The horror of the ‘encounter’

BY ANURAAG BARUAH| IN Books | 09/11/2015
An army officer’s confession reveals chilling details about ‘live kills’ and how awards for officers are linked to body counts.
The author (second from right) at the Delhi book release



Blood on My Hands: Confessions of Staged Encounters
Kishalay Bhattacharjee
Publisher: Harper Collins India, September 2015, New Delhi
ISBN: 9789351772583
Rs. 250.00
216 pages


“Clean pick – live human being that will be killed and framed as a militant”


Senior Journalist Kishalay Bhattacharjee’s controversial new book ‘Blood on My Hands: Confessions of Staged Encounters’ raises uncomfortable questions about the very basic structure of the Indian state machinery and its operating procedures. The exclusive confession of a senior army officer who was once posted in Assam and Manipur has blown the lid off of one of the darkest chapters in the history of the army.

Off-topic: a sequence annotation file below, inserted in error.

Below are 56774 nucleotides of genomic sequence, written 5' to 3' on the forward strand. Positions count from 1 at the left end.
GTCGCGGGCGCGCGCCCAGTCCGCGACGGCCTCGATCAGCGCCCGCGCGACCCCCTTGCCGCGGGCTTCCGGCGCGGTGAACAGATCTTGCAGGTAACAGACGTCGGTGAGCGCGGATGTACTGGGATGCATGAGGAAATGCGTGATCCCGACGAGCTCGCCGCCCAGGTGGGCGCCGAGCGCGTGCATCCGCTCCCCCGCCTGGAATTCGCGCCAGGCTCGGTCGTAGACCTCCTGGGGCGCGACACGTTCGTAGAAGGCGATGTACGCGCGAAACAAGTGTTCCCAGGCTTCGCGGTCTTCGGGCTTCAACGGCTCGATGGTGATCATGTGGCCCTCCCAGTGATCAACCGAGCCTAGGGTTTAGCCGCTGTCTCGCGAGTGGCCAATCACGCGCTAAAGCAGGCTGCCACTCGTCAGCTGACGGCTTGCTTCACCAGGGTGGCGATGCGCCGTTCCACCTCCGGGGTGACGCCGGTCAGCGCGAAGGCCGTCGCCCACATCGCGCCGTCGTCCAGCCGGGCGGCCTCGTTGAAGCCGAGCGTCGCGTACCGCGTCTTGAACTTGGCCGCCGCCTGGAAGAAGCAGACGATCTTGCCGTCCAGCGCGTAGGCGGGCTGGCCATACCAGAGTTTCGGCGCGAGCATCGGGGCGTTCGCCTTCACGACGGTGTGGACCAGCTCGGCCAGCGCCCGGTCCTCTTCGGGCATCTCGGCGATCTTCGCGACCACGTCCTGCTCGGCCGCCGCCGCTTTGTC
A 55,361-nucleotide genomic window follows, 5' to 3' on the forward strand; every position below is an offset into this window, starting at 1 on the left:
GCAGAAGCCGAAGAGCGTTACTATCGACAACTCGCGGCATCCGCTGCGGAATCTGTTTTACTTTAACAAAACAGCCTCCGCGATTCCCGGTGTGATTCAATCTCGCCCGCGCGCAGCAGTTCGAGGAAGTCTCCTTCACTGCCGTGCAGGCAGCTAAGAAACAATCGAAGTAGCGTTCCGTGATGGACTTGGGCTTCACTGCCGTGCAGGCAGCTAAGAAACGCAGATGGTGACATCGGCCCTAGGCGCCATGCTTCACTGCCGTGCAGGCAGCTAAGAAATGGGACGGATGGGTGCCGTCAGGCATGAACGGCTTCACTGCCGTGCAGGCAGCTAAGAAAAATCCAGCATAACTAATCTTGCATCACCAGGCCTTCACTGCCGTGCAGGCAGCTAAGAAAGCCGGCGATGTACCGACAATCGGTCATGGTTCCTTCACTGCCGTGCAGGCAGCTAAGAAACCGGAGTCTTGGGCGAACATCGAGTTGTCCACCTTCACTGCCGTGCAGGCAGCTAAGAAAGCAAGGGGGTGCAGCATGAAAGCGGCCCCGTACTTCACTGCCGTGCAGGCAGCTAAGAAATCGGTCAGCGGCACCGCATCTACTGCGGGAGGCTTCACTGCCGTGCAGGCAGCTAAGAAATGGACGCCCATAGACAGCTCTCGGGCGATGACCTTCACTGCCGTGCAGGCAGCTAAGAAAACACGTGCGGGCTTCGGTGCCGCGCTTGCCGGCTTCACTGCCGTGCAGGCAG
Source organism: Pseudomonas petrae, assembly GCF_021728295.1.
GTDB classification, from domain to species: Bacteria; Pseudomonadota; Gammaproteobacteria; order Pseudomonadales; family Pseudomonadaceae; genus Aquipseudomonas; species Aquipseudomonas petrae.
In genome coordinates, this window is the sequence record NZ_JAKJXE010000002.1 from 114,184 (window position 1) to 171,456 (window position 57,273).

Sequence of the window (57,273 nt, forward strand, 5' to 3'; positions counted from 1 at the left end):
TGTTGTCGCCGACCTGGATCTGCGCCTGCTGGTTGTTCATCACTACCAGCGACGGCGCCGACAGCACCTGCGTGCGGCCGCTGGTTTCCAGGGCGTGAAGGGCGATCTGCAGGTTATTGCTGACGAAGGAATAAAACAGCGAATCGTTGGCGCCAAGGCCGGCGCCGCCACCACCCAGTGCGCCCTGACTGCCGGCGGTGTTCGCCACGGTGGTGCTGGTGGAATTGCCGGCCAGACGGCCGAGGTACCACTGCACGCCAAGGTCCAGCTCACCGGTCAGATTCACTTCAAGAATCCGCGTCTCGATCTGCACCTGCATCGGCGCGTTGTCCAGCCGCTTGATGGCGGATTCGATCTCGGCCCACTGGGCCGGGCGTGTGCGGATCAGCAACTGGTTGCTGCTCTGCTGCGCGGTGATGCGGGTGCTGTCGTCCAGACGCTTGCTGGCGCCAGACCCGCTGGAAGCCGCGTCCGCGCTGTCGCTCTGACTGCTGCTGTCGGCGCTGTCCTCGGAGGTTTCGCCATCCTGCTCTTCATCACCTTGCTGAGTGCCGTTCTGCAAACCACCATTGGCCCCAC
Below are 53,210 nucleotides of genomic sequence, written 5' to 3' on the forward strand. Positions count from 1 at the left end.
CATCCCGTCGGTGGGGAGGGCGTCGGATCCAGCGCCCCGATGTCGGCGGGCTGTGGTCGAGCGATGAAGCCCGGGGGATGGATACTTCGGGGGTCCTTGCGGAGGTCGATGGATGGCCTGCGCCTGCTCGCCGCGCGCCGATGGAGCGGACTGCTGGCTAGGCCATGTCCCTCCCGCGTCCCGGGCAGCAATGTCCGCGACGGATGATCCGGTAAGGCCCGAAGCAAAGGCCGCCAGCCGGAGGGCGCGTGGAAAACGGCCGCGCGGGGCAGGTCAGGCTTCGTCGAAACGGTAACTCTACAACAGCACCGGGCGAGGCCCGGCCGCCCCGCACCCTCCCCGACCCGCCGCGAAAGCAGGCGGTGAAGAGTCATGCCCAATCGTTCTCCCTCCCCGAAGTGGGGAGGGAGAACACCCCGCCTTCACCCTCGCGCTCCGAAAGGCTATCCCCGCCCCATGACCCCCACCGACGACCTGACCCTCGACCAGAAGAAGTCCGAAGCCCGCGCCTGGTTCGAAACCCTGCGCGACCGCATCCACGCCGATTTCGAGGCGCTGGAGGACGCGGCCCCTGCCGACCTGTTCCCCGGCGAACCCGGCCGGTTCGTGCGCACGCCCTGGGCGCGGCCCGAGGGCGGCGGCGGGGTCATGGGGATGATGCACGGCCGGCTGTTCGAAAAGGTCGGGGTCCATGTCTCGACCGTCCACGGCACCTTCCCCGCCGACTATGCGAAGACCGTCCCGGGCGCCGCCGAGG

Most of the vocabulary around the excesses of the security agencies in troubled regions such as the north east and Jammu & Kashmir is primarily limited to the Armed Forces Special Powers Act (AFSPA) and its misuse. Bhattacharjee’s book takes us beyond this cliché and delves deep into the real modus operandi of the agencies arising from other acronyms such as Military Intelligence (MI) funds and the Annual Confidential Report (ACR). The former play a major role in staged encounters because these unaccounted, unaudited funds are often misused to buy ‘live kills’ by the army and the ACR also helps the army in its illegal killings because of the confidentiality it bestows.

Media silence